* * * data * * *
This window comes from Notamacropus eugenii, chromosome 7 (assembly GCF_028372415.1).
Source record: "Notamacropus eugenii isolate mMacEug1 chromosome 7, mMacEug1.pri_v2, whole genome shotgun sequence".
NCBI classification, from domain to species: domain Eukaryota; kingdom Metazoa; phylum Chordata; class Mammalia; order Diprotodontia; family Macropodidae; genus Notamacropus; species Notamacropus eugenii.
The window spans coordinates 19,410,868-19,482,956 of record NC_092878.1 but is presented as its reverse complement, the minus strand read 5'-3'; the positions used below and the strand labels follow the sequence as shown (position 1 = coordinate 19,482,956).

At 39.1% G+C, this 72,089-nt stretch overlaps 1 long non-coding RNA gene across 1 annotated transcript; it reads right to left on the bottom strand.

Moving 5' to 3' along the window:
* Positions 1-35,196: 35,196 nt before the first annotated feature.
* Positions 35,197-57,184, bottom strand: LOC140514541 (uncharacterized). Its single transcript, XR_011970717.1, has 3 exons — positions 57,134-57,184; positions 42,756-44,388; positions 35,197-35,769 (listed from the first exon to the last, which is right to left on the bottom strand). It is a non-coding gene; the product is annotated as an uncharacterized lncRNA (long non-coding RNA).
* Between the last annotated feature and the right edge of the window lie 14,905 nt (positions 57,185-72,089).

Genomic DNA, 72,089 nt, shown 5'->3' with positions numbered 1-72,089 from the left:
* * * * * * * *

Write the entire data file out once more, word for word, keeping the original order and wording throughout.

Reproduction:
This window comes from Notamacropus eugenii, chromosome 7 (assembly GCF_028372415.1).
Source record: "Notamacropus eugenii isolate mMacEug1 chromosome 7, mMacEug1.pri_v2, whole genome shotgun sequence".
NCBI classification, from domain to species: domain Eukaryota; kingdom Metazoa; phylum Chordata; class Mammalia; order Diprotodontia; family Macropodidae; genus Notamacropus; species Notamacropus eugenii.
The window spans coordinates 19,410,868-19,482,956 of record NC_092878.1 but is presented as its reverse complement, the minus strand read 5'-3'; the positions used below and the strand labels follow the sequence as shown (position 1 = coordinate 19,482,956).

At 39.1% G+C, this 72,089-nt stretch overlaps 1 long non-coding RNA gene across 1 annotated transcript; it reads right to left on the bottom strand.

Moving 5' to 3' along the window:
* Positions 1-35,196: 35,196 nt before the first annotated feature.
* Positions 35,197-57,184, bottom strand: LOC140514541 (uncharacterized). Its single transcript, XR_011970717.1, has 3 exons — positions 57,134-57,184; positions 42,756-44,388; positions 35,197-35,769 (listed from the first exon to the last, which is right to left on the bottom strand). It is a non-coding gene; the product is annotated as an uncharacterized lncRNA (long non-coding RNA).
* Between the last annotated feature and the right edge of the window lie 14,905 nt (positions 57,185-72,089).

Genomic DNA, 72,089 nt, shown 5'->3' with positions numbered 1-72,089 from the left: